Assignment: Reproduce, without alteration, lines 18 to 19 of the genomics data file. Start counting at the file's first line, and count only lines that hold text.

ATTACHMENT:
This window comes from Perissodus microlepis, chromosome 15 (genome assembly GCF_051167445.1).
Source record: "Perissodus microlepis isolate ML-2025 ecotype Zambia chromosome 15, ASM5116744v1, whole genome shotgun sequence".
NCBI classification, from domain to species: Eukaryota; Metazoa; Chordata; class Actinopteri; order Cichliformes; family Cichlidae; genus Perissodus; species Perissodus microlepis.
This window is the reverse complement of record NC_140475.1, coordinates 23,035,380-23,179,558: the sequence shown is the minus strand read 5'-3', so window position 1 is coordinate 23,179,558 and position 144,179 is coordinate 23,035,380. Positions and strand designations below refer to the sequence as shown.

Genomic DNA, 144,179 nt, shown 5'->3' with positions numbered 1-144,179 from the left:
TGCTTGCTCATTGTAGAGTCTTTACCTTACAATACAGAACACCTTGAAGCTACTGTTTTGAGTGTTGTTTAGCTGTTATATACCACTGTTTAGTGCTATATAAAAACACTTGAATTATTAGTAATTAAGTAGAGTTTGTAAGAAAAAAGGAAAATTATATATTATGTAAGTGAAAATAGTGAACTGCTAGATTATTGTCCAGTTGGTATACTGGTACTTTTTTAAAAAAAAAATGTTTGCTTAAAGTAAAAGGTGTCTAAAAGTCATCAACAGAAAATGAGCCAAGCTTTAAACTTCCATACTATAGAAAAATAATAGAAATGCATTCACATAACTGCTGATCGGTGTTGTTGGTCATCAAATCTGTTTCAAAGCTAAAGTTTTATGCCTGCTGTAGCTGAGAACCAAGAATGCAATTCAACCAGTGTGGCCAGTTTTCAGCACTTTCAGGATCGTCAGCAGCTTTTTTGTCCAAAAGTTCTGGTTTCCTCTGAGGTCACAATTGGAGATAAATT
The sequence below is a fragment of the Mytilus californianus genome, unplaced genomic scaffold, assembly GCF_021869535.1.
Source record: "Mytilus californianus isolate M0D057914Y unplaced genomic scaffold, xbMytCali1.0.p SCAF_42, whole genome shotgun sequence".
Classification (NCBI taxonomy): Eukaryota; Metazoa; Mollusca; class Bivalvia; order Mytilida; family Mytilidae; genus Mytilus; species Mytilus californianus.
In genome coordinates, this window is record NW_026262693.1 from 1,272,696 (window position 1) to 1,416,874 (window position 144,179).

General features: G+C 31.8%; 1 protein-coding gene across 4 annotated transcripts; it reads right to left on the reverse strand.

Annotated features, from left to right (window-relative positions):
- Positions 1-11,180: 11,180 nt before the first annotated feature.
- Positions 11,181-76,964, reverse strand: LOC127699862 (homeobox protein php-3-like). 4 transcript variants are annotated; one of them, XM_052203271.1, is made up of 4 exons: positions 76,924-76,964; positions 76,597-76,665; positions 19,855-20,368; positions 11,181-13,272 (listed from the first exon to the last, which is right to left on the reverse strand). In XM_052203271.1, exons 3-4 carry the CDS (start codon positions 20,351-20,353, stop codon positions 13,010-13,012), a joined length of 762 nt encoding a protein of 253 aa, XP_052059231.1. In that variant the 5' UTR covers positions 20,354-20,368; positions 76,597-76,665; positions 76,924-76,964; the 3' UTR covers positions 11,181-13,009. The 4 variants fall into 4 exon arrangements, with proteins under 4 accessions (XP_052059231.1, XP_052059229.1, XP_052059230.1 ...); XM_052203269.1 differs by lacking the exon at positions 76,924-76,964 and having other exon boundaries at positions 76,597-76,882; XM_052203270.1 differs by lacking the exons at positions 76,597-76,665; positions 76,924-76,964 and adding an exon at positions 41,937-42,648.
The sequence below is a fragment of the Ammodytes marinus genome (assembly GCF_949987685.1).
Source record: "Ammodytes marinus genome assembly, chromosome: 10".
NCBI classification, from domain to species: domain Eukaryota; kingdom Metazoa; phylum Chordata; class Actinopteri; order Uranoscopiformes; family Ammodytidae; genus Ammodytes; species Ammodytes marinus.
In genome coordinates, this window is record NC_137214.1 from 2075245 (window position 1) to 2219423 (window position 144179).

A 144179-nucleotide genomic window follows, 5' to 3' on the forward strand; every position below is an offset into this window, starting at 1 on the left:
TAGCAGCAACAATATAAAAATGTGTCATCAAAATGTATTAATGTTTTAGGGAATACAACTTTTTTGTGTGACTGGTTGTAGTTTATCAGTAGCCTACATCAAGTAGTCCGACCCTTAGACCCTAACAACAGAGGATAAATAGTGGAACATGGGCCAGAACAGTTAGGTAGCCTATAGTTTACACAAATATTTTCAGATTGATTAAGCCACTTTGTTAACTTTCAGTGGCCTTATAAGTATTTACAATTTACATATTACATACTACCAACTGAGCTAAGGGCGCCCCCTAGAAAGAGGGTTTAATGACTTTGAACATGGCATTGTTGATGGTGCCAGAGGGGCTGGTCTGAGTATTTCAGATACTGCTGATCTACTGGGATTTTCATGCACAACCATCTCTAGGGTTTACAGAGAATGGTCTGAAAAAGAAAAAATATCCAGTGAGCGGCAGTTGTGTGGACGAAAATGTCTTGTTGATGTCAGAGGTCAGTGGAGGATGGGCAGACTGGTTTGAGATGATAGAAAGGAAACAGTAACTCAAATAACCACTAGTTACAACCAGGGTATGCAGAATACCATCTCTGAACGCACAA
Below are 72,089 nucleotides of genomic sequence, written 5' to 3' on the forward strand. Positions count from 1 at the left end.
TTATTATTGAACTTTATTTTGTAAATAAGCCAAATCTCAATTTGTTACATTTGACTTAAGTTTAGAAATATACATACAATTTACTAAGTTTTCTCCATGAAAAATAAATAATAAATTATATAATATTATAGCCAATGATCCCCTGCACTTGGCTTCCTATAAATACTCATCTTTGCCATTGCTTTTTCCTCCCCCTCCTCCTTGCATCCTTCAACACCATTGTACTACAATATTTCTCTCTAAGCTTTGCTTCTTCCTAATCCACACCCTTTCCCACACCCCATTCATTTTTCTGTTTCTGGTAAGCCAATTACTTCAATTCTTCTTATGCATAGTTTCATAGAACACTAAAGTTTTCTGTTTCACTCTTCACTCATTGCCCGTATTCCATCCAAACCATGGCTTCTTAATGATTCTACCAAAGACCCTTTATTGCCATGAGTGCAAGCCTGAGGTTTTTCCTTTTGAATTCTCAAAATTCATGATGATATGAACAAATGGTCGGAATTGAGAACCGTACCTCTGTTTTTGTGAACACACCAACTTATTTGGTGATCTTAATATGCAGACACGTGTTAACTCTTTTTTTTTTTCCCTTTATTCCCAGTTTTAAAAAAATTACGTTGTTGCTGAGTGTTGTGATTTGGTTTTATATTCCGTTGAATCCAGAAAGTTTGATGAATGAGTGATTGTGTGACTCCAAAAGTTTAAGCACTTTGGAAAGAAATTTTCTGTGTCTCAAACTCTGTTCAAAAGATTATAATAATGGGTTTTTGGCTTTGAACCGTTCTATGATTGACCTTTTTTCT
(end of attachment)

In genome coordinates, this window is record NC_137214.1 from 2075245 (window position 1) to 2219423 (window position 144179).

A 144179-nucleotide genomic window follows, 5' to 3' on the forward strand; every position below is an offset into this window, starting at 1 on the left: